Southwest Drops Plan to Put Unvaccinated Staff on Unpaid Leave in December

© REUTERS / JOE SKIPPERA Southwest Airlines jet sits at a gate at Orlando International Airport in Orlando, Florida, U.S., October 11, 2021.
A Southwest Airlines jet sits at a gate at Orlando International Airport in Orlando, Florida, U.S., October 11, 2021. - Sputnik International, 1920, 19.10.2021
American Airlines and Southwest, which are both based in Texas, will still require their new-hire employees to show proof of COVID-19 vaccination before their first day.
Southwest Airlines is dropping plans to put unvaccinated employees with pending exemptions on unpaid leave after the December deadline.
Instead, employees whose accommodations weren’t reviewed or approved by December 8 could continue to work while following COVID-19 guidelines. This comes after Southwest’s announcement earlier this month where they warned employees must be fully vaccinated by the deadline in order to keep their jobs.
Southwest issued a statement to NewsNation confirming their decision.

“If an accommodation has not been reviewed or approved by December 8, the Employee will continue to work, while following all COVID mask and distancing guidelines applicable to their position, until the accommodation has been processed. While we intend to grant all valid requests for medical and/or religious accommodations, in the event a request is not granted, the Company will provide adequate time for an Employee to become fully vaccinated while continuing to work and adhering to safety protocols,” it reads.

A woman screams as people and teachers protest against New York City mandated vaccines against the coronavirus disease (COVID-19) in front of the United States Court in Manhattan in New York City, New York, U.S., October 12, 2021. REUTERS/Mike Segar - Sputnik International, 1920, 12.10.2021
Commercial Airline Pilot Warns of US Aviation Industry Disruptions Prompted by Biden's Vaxx Mandate
In early September, President Joe Biden announced sweeping new COVID-19 guidelines that required staff at large companies to be vaccinated or face weekly testing.
Texas Governor Greg Abbott, who is a strong opponent of mandatory COVID-19 vaccines, issued an executive order last week banning all organizations from enforcing vaccination in the state.

Abbott said in a tweet he shared that COVID-19 vaccines “should always remain voluntary & never forced.”

But American and Southwest Airlines have said they will abide by the federal order made by the president, considering they are large airlines that are federal contractors.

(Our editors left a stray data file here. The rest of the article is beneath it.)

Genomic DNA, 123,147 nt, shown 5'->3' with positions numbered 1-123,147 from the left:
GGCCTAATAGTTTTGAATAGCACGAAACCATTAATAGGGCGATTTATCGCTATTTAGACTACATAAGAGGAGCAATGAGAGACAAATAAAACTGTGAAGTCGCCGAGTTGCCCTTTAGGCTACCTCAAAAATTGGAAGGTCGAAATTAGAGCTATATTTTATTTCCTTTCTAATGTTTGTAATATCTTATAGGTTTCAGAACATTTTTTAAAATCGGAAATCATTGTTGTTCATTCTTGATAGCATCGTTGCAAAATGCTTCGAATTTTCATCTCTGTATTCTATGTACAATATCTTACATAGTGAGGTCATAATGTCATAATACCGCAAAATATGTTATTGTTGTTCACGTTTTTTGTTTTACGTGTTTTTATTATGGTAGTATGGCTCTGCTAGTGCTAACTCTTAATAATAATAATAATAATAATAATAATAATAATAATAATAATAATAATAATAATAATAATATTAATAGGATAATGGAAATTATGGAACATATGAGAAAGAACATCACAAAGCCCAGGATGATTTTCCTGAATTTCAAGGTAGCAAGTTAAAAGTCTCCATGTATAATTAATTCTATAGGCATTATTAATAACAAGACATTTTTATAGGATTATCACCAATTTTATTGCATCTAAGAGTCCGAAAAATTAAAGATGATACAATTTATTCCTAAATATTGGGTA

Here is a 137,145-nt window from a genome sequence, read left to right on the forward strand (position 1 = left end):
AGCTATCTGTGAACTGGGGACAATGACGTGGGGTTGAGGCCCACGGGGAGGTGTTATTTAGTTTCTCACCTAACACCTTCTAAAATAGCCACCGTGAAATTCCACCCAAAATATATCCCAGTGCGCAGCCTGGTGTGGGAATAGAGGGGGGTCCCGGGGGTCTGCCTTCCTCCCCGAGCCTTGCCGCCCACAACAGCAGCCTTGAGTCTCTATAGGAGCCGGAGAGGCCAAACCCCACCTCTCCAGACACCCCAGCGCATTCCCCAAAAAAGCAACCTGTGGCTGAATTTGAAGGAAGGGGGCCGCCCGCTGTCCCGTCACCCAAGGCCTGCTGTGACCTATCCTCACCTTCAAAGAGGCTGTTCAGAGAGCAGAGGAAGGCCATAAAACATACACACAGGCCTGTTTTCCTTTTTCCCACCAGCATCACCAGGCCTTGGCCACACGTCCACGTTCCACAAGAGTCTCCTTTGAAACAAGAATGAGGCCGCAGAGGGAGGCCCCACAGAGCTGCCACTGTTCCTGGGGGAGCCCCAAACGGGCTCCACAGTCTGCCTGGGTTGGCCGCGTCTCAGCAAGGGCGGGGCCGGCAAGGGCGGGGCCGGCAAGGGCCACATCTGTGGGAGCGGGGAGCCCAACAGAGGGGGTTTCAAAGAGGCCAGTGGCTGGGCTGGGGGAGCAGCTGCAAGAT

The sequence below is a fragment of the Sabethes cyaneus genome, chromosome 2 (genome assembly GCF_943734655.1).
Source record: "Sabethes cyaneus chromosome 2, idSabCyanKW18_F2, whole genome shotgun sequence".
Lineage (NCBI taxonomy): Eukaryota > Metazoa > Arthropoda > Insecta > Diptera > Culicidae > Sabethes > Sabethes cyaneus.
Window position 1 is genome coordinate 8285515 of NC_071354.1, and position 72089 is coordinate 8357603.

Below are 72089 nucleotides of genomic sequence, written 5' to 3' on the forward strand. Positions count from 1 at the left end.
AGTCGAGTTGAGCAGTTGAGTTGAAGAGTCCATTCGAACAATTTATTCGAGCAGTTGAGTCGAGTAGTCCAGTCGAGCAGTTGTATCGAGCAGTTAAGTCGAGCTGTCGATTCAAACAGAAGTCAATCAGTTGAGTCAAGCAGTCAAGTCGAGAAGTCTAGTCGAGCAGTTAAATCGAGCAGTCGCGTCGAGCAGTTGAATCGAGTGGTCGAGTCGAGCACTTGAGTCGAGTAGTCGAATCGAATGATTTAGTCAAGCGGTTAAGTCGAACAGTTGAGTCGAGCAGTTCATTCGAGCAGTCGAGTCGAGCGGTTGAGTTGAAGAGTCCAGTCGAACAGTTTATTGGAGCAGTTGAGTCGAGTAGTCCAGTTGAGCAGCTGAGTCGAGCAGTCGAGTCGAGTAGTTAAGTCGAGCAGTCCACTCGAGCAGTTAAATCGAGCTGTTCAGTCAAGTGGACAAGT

Executives at both carriers in recent days have tried to urge employees to apply for medical or religious exemptions to reassure job security under the mandate.
On Tuesday, hundreds of Southwest employees and customers rallied outside of Southwest Airlines’ headquarters in Dallas to protest against the vaccine mandate, the Dallas Morning News reported.
An airline spokeswoman said the carrier took notice of the demonstration.
“Southwest acknowledges various viewpoints regarding the Covid-19 vaccine, and we have always supported, and will continue to support, our employees’ right to express themselves, with open lines of communication to share issues and concerns,” she said.
Rumors circulated last week that employees had staged a massive “sickout” in protest of the new policy after more than 2,000 flight cancellations were declared, leaving thousands of passengers stranded.
The pilots’ union told members late Tuesday that the cancellations were due to a shortage of unavailable crews, and that there was nothing to indicate such cancellations will permanently come to a halt.
The Dallas-based airline denied the allegations, and blamed air traffic control issues and bad weather for weekend “operational challenges” that resulted in the cancellations.
The pilot’s union said in early October that they were looking to file a Temporary Restraining Order (TRO) to stop Southwest from carrying forward the vaccine mandate.
The company clarified it's giving employees until November 24th to get fully vaccinated or apply for an exemption.
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